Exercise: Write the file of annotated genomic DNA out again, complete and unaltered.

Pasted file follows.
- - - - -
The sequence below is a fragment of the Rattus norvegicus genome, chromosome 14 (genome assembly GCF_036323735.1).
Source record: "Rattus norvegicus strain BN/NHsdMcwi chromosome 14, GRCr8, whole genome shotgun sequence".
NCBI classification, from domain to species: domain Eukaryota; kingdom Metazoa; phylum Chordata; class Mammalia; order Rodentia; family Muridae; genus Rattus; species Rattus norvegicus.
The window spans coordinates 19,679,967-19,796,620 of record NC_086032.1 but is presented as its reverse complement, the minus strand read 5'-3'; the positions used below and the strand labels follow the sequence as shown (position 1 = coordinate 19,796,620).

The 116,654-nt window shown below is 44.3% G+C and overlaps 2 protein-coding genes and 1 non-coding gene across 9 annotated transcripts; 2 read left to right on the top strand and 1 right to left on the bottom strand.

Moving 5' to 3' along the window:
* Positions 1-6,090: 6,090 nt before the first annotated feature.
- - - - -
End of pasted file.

The sequence below is a fragment of the Rattus norvegicus genome, chromosome 14 (genome assembly GCF_036323735.1).
Source record: "Rattus norvegicus strain BN/NHsdMcwi chromosome 14, GRCr8, whole genome shotgun sequence".
NCBI classification, from domain to species: domain Eukaryota; kingdom Metazoa; phylum Chordata; class Mammalia; order Rodentia; family Muridae; genus Rattus; species Rattus norvegicus.
The window spans coordinates 19,679,967-19,796,620 of record NC_086032.1 but is presented as its reverse complement, the minus strand read 5'-3'; the positions used below and the strand labels follow the sequence as shown (position 1 = coordinate 19,796,620).

The 116,654-nt window shown below is 44.3% G+C and overlaps 2 protein-coding genes and 1 non-coding gene across 9 annotated transcripts; 2 read left to right on the top strand and 1 right to left on the bottom strand.

Moving 5' to 3' along the window:
* Positions 1-6,090: 6,090 nt before the first annotated feature.